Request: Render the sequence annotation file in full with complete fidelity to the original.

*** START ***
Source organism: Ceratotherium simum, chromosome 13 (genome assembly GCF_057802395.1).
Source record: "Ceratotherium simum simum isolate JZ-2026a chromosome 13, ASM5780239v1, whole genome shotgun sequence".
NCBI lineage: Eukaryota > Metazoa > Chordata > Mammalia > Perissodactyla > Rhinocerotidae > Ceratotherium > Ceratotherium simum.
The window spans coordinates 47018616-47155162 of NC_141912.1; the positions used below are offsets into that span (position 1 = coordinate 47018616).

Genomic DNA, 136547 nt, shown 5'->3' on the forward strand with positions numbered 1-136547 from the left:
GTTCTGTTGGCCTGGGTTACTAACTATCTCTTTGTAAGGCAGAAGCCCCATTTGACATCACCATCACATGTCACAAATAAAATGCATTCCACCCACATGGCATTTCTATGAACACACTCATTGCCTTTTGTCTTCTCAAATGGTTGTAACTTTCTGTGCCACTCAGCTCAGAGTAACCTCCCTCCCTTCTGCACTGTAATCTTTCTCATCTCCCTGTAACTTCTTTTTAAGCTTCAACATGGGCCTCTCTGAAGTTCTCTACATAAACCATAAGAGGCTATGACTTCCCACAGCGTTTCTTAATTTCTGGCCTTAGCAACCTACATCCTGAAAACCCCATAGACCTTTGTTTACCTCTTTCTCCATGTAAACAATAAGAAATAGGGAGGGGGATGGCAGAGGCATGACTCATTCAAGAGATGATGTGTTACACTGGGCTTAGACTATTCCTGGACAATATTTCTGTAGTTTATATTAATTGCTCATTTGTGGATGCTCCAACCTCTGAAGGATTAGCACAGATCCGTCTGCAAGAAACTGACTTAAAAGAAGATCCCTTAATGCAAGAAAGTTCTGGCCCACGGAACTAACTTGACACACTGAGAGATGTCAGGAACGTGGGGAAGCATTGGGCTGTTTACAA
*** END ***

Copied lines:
Source organism: Ceratotherium simum, chromosome 13 (genome assembly GCF_057802395.1).
Source record: "Ceratotherium simum simum isolate JZ-2026a chromosome 13, ASM5780239v1, whole genome shotgun sequence".
NCBI lineage: Eukaryota > Metazoa > Chordata > Mammalia > Perissodactyla > Rhinocerotidae > Ceratotherium > Ceratotherium simum.
The window spans coordinates 47018616-47155162 of NC_141912.1; the positions used below are offsets into that span (position 1 = coordinate 47018616).

Genomic DNA, 136547 nt, shown 5'->3' on the forward strand with positions numbered 1-136547 from the left:
GTTCTGTTGGCCTGGGTTACTAACTATCTCTTTGTAAGGCAGAAGCCCCATTTGACATCACCATCACATGTCACAAATAAAATGCATTCCACCCACATGGCATTTCTATGAACACACTCATTGCCTTTTGTCTTCTCAAATGGTTGTAACTTTCTGTGCCACTCAGCTCAGAGTAACCTCCCTCCCTTCTGCACTGTAATCTTTCTCATCTCCCTGTAACTTCTTTTTAAGCTTCAACATGGGCCTCTCTGAAGTTCTCTACATAAACCATAAGAGGCTATGACTTCCCACAGCGTTTCTTAATTTCTGGCCTTAGCAACCTACATCCTGAAAACCCCATAGACCTTTGTTTACCTCTTTCTCCATGTAAACAATAAGAAATAGGGAGGGGGATGGCAGAGGCATGACTCATTCAAGAGATGATGTGTTACACTGGGCTTAGACTATTCCTGGACAATATTTCTGTAGTTTATATTAATTGCTCATTTGTGGATGCTCCAACCTCTGAAGGATTAGCACAGATCCGTCTGCAAGAAACTGACTTAAAAGAAGATCCCTTAATGCAAGAAAGTTCTGGCCCACGGAACTAACTTGACACACTGAGAGATGTCAGGAACGTGGGGAAGCATTGGGCTGTTTACAA